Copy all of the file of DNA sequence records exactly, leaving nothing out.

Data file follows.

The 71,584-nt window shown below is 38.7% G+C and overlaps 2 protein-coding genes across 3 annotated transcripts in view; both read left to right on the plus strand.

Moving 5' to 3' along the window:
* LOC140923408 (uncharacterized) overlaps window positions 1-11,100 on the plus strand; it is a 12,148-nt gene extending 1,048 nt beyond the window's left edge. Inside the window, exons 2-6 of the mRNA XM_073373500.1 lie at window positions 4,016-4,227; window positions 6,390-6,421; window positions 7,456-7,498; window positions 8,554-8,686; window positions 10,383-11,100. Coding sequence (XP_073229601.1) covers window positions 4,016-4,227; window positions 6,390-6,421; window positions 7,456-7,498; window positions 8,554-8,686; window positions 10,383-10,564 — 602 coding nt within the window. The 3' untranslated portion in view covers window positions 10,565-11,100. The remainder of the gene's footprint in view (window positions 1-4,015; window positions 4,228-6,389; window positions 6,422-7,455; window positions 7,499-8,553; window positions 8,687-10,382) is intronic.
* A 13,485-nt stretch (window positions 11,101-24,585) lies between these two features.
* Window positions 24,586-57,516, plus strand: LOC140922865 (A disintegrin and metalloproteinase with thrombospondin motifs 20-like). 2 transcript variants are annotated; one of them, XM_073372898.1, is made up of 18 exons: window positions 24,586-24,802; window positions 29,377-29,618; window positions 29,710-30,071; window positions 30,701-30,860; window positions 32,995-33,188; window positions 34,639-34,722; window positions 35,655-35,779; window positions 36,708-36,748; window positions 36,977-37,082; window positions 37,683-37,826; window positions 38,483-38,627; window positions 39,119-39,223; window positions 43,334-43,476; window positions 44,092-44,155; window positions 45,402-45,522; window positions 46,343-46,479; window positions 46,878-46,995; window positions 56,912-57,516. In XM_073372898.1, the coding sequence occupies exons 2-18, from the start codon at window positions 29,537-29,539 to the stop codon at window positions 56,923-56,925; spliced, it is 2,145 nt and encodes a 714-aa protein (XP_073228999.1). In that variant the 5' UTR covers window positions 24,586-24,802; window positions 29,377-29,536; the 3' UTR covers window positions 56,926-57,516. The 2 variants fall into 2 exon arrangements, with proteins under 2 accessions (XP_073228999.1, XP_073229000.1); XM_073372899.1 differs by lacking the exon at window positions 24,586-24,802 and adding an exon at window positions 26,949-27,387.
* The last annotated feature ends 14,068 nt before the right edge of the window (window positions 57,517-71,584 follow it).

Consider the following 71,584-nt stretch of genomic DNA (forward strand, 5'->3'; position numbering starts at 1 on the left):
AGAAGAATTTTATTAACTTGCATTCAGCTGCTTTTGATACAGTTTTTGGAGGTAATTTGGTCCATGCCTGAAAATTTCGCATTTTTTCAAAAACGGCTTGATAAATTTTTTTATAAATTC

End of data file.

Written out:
The 71,584-nt window shown below is 38.7% G+C and overlaps 2 protein-coding genes across 3 annotated transcripts in view; both read left to right on the plus strand.

Moving 5' to 3' along the window:
* LOC140923408 (uncharacterized) overlaps window positions 1-11,100 on the plus strand; it is a 12,148-nt gene extending 1,048 nt beyond the window's left edge. Inside the window, exons 2-6 of the mRNA XM_073373500.1 lie at window positions 4,016-4,227; window positions 6,390-6,421; window positions 7,456-7,498; window positions 8,554-8,686; window positions 10,383-11,100. Coding sequence (XP_073229601.1) covers window positions 4,016-4,227; window positions 6,390-6,421; window positions 7,456-7,498; window positions 8,554-8,686; window positions 10,383-10,564 — 602 coding nt within the window. The 3' untranslated portion in view covers window positions 10,565-11,100. The remainder of the gene's footprint in view (window positions 1-4,015; window positions 4,228-6,389; window positions 6,422-7,455; window positions 7,499-8,553; window positions 8,687-10,382) is intronic.
* A 13,485-nt stretch (window positions 11,101-24,585) lies between these two features.
* Window positions 24,586-57,516, plus strand: LOC140922865 (A disintegrin and metalloproteinase with thrombospondin motifs 20-like). 2 transcript variants are annotated; one of them, XM_073372898.1, is made up of 18 exons: window positions 24,586-24,802; window positions 29,377-29,618; window positions 29,710-30,071; window positions 30,701-30,860; window positions 32,995-33,188; window positions 34,639-34,722; window positions 35,655-35,779; window positions 36,708-36,748; window positions 36,977-37,082; window positions 37,683-37,826; window positions 38,483-38,627; window positions 39,119-39,223; window positions 43,334-43,476; window positions 44,092-44,155; window positions 45,402-45,522; window positions 46,343-46,479; window positions 46,878-46,995; window positions 56,912-57,516. In XM_073372898.1, the coding sequence occupies exons 2-18, from the start codon at window positions 29,537-29,539 to the stop codon at window positions 56,923-56,925; spliced, it is 2,145 nt and encodes a 714-aa protein (XP_073228999.1). In that variant the 5' UTR covers window positions 24,586-24,802; window positions 29,377-29,536; the 3' UTR covers window positions 56,926-57,516. The 2 variants fall into 2 exon arrangements, with proteins under 2 accessions (XP_073228999.1, XP_073229000.1); XM_073372899.1 differs by lacking the exon at window positions 24,586-24,802 and adding an exon at window positions 26,949-27,387.
* The last annotated feature ends 14,068 nt before the right edge of the window (window positions 57,517-71,584 follow it).

Consider the following 71,584-nt stretch of genomic DNA (forward strand, 5'->3'; position numbering starts at 1 on the left):
AGAAGAATTTTATTAACTTGCATTCAGCTGCTTTTGATACAGTTTTTGGAGGTAATTTGGTCCATGCCTGAAAATTTCGCATTTTTTCAAAAACGGCTTGATAAATTTTTTTATAAATTC